Another awesome thing about pancake batter? If you make too much (which is easy to do when you live alone) you can toss the remains in the fridge in a container and if it gets too stiff after a day or two, add a little milk to loosen it back up before cooking.
This morning I did just that and accidentally made an enormous German-style pancake which reminded me of a pancake house that used to exist in New York City called the Royal Canadian Pancake House where the pancakes were so big, a little boy burst into tears when his order arrived! He must have been required to eat everything on his plate. I can’t blame him for freaking out. The food there was delicious, but daunting. If you ordered French Toast, they dipped an entire loaf of cinnamon bread in egg and fried it up for you!
Here is my recipe for a Day 2 enormous German pancake with maple apples:
German-style Giant Pancake with Maple Apples
1 cup Bisquick (or the dry ingredients for pancakes if you don’t have it or are a stickler!)
1/2 cup milk (I use Lactose-free)
Butter or Earth Balance for frying
1 apple (peeled is probably better but I didn’t bother)
About 1/4 cup Grade B maple syrup from Vermont
1 or 2 tsp cinnamon to taste
NOTE: If you can’t find Vermont Grade B maple syrup locally, you can order it from L.L. Bean online 24 hours a day. New England maple syrup is one of those things that is disappearing from the world because of climate change, so eat it while you can get it.
Mix the Bisquick, milk, and egg by hand until blended (don’t worry if it isn’t perfectly smooth if you are using Bisquick — there is magic in the mix!)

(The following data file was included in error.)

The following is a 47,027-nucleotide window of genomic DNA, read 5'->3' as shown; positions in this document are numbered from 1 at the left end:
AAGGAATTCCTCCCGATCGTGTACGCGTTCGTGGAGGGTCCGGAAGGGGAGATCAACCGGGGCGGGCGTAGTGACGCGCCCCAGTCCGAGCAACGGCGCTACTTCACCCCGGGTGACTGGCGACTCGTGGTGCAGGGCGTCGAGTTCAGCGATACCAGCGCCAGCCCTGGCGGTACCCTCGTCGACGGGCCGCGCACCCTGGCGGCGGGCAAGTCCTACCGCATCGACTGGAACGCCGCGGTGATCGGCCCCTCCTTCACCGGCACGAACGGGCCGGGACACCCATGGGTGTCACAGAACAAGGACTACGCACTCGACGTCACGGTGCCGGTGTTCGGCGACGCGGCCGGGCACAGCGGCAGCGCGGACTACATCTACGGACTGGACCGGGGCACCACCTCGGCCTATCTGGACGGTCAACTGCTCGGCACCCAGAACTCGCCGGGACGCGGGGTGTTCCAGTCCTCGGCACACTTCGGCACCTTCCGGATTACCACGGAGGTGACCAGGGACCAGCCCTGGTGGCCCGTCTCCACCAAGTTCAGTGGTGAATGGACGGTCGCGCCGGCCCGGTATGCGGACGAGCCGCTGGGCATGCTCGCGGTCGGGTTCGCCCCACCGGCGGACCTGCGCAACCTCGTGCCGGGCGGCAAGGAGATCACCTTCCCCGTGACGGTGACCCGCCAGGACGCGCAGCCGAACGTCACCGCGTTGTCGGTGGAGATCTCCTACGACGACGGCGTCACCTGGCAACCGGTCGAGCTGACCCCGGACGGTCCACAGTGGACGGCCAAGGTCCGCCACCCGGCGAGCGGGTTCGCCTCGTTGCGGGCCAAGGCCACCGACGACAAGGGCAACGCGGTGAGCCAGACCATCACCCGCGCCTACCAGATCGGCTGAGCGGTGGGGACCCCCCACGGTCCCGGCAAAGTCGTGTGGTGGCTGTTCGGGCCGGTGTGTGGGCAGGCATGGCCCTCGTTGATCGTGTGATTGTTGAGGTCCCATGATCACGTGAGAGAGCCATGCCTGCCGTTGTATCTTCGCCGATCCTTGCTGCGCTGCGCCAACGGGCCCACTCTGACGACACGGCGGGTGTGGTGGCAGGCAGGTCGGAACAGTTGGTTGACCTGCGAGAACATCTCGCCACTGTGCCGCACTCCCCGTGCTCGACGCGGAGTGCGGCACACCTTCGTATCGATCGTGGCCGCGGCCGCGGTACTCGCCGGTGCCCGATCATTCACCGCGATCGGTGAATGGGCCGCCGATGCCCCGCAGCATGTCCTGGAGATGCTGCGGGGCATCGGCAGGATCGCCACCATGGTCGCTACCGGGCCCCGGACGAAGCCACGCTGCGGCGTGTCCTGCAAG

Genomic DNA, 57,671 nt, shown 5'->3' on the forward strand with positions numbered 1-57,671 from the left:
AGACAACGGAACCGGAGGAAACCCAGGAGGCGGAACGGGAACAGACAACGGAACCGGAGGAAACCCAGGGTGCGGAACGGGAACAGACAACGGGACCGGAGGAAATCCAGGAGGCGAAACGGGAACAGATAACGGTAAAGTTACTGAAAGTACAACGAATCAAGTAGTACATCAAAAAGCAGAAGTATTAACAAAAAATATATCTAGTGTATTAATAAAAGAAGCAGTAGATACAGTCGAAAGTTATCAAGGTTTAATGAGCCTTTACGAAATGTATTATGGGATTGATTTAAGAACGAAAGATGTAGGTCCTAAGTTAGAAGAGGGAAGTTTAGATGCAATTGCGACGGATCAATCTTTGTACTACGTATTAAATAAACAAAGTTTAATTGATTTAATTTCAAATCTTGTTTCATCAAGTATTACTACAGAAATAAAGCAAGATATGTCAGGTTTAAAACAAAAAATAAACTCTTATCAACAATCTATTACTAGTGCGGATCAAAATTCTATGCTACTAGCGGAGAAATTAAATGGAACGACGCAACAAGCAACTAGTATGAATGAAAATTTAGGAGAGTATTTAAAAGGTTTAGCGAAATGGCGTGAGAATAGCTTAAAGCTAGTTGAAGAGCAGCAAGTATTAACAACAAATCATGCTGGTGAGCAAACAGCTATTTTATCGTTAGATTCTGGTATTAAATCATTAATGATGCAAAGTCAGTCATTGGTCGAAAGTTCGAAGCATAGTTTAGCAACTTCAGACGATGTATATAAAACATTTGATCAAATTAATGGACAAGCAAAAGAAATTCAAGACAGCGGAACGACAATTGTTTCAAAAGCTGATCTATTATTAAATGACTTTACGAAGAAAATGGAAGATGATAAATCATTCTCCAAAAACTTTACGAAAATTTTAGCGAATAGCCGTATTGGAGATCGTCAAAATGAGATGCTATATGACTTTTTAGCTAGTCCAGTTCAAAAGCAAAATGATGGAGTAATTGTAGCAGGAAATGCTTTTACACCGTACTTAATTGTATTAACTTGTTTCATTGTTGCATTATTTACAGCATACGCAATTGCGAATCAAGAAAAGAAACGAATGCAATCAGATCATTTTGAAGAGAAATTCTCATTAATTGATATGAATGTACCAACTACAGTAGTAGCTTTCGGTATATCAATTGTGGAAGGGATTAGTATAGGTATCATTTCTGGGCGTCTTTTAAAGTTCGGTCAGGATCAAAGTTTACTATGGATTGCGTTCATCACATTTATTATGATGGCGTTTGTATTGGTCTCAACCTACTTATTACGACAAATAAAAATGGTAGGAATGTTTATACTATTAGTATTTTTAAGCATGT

Heat a couple tablespoons of shortening in good-sized (10 or 12″) no-stick fry pan but don’t be shy with the shortening — even though the pan is no-stick.
Once the shortening is melted and well-heated, pour the pancake batter into the pan.
While you are waiting for the pancake to have bubbles about half the size of dimes (which means it’s time to flip it), chop the apple into bite-sized pieces and discard the core and ends.
When the pancake has those substantial bubbles I mentioned above, flip it and cook for a few more minutes until the other side is brown and remove pancake to a plate near the stove to keep warm.
Put the apple pieces into the frying pan (add a bit more shortening if necessary) and fry quickly till the apples become a bit soft. Add cinnamon and maple syrup, stirring to coat apples, but being careful not to burn the mixture as any sugar burns very quickly. Cook until apples are as tender as you like them and pour over the pancake. Garnish with powdered sugar if desired (I didn’t, but it would have looked pretty).
The recipe above makes about 5 normal-sized pancakes, by the way. I used an apple in my fridge that was starting to get tired. I never throw apples away. When they are no longer crispy enough to eat raw, I try to cook them or bake with them since apples are such a baking friendly fruit! You can even just scoop out the insides, stuff them with raisins, nuts, brown sugar, etc., pour over a few ounces of orange juice, and bake in a shallow dish for a quick, easy, fat-free dessert.
R.I.P. Royal Canadian Pancake House! It was on the Upper West side, which means we must have really wanted to eat there, since all of my New York friends at the time lived on the Upper East side, in an area we called “The Zone,” and eating outside of “The Zone” was almost unheard of for us.
And one quick amendment to Bisquick Part 1: My mother’s mother only used mixes for Angel Food cake and matzoh balls. The Bundt cake was apparently of my own invention, but I probably used the Angel Food Cake mix rule to justify it.